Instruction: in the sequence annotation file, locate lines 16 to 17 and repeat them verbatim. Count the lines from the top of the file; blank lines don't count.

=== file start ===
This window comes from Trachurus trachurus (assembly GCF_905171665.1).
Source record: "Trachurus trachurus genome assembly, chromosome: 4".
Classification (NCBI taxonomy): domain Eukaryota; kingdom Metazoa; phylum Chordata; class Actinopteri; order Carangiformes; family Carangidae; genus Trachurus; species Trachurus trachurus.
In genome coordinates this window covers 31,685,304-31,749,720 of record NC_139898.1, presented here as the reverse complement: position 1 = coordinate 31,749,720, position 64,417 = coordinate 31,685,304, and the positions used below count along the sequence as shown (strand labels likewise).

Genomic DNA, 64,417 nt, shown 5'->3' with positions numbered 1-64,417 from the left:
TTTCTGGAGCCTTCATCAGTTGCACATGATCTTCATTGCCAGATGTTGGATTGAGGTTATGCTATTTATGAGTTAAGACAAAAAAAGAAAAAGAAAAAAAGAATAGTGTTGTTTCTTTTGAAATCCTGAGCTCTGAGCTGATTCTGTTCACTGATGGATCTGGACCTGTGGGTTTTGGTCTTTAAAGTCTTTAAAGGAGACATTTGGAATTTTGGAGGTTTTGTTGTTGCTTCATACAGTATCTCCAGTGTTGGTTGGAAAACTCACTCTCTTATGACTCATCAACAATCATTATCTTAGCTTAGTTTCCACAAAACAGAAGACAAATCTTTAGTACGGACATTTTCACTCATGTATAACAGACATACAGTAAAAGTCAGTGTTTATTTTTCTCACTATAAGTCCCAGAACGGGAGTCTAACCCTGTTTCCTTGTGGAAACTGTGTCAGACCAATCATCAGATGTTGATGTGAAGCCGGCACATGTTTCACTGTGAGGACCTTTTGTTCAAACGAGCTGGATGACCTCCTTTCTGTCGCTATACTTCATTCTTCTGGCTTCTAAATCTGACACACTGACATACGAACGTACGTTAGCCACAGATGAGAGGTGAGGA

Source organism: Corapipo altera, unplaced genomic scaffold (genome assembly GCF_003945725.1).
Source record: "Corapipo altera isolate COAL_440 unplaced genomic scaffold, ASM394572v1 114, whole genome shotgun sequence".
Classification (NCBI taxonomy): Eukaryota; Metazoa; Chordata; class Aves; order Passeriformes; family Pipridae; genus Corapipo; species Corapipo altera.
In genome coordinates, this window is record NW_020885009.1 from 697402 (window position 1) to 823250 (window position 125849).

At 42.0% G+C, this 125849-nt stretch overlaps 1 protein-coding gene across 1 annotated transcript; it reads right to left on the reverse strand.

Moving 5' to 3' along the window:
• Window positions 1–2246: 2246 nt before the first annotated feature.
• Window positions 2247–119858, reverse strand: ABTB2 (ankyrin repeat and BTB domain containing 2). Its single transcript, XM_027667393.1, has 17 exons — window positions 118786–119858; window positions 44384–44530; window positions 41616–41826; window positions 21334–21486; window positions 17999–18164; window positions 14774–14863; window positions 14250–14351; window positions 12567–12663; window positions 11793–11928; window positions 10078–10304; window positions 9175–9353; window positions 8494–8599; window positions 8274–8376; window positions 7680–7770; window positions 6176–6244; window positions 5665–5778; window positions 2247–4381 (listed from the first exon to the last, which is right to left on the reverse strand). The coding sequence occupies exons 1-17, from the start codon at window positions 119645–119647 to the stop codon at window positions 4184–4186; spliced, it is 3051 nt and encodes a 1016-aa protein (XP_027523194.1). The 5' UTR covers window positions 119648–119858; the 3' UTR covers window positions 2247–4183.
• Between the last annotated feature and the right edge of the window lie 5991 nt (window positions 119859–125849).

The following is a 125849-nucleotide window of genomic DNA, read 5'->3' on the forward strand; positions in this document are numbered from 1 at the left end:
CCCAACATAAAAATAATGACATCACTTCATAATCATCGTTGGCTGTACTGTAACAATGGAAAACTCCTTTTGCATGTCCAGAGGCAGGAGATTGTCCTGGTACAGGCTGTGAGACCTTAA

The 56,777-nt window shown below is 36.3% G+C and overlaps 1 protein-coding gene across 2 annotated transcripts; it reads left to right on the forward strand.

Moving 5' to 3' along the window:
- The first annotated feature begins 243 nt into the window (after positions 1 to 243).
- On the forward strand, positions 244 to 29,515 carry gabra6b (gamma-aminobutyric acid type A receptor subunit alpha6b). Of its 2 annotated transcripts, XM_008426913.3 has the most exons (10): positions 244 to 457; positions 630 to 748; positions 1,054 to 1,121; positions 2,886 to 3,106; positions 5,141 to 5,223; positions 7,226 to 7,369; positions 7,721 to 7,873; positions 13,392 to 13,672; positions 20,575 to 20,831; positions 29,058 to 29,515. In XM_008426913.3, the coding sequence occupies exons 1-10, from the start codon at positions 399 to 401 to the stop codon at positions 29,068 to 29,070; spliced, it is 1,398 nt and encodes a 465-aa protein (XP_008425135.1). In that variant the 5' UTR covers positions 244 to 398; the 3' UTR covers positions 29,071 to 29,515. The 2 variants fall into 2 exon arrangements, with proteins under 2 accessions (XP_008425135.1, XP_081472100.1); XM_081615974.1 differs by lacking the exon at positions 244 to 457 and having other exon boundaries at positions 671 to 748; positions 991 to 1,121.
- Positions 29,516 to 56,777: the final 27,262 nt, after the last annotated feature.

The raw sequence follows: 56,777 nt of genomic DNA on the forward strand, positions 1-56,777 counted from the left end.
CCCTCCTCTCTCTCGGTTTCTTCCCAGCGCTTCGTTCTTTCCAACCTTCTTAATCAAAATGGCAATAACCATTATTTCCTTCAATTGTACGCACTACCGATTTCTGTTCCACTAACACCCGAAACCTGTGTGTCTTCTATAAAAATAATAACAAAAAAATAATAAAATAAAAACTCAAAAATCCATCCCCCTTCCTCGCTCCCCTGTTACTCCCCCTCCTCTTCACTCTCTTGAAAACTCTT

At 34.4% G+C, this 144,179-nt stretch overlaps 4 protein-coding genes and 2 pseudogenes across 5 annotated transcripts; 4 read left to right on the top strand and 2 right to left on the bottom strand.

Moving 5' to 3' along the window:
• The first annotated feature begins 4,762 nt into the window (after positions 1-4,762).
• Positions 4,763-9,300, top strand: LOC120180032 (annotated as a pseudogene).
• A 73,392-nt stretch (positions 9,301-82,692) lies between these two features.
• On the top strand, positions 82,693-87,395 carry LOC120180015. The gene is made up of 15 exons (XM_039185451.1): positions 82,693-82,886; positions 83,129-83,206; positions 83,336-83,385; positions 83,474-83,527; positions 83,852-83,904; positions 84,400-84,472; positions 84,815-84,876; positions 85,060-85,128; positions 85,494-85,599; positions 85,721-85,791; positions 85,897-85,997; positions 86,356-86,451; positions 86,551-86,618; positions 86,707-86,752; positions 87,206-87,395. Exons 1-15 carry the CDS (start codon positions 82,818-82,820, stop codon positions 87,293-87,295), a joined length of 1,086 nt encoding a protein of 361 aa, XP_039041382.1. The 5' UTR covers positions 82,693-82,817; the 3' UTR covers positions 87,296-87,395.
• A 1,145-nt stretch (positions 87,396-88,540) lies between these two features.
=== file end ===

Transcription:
The following is a 125849-nucleotide window of genomic DNA, read 5'->3' on the forward strand; positions in this document are numbered from 1 at the left end:
CCCAACATAAAAATAATGACATCACTTCATAATCATCGTTGGCTGTACTGTAACAATGGAAAACTCCTTTTGCATGTCCAGAGGCAGGAGATTGTCCTGGTACAGGCTGTGAGACCTTAA